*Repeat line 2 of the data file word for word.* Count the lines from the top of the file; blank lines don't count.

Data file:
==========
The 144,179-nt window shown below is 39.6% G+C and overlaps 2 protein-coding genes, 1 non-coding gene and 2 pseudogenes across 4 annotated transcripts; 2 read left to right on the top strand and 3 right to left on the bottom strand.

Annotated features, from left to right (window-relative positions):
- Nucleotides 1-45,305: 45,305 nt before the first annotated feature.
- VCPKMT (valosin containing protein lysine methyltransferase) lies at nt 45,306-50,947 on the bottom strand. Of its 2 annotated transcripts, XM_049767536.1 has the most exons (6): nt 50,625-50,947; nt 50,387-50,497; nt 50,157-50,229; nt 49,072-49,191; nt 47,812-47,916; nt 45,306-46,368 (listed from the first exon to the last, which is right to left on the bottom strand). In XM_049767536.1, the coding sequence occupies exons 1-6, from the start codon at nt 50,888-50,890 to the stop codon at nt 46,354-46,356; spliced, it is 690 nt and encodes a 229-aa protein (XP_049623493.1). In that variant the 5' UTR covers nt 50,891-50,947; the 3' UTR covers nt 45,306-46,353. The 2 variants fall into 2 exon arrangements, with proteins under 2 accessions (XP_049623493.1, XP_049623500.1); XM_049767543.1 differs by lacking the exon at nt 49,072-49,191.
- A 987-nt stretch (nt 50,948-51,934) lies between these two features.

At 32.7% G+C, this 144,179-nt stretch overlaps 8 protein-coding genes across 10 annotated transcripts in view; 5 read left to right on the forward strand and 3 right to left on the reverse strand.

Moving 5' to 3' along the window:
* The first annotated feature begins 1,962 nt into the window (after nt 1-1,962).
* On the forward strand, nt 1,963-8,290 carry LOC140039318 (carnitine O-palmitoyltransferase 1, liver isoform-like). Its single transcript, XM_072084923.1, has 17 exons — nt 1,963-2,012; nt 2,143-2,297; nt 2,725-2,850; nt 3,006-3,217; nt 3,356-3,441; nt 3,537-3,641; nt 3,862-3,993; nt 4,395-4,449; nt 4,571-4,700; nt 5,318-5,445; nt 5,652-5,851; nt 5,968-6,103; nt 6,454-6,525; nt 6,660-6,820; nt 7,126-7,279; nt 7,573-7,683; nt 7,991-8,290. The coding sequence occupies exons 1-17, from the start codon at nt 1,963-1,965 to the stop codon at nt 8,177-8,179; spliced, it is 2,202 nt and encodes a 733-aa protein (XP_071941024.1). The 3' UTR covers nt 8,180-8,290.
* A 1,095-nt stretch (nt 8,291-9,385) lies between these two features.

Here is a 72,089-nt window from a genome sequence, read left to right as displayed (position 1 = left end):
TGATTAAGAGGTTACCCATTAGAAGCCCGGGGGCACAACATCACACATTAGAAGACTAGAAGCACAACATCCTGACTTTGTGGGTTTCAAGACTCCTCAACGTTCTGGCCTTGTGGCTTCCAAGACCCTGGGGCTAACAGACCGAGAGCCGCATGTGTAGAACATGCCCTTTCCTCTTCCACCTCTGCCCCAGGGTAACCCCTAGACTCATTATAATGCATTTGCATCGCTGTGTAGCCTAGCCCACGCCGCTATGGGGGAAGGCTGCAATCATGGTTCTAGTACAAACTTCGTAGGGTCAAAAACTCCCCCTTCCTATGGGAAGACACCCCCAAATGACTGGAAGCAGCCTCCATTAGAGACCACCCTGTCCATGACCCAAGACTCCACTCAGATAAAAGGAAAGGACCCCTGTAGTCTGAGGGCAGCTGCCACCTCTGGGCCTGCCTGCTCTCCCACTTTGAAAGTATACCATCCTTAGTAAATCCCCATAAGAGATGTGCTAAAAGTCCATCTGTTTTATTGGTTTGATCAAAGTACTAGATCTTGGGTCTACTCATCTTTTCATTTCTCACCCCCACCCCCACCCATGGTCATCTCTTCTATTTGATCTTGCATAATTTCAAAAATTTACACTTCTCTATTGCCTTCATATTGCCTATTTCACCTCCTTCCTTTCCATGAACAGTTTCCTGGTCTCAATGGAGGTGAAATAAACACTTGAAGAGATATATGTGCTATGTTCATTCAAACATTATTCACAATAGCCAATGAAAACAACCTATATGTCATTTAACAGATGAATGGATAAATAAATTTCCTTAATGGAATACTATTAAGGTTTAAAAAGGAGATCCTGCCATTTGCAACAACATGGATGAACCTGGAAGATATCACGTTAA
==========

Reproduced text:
Annotated features, from left to right (window-relative positions):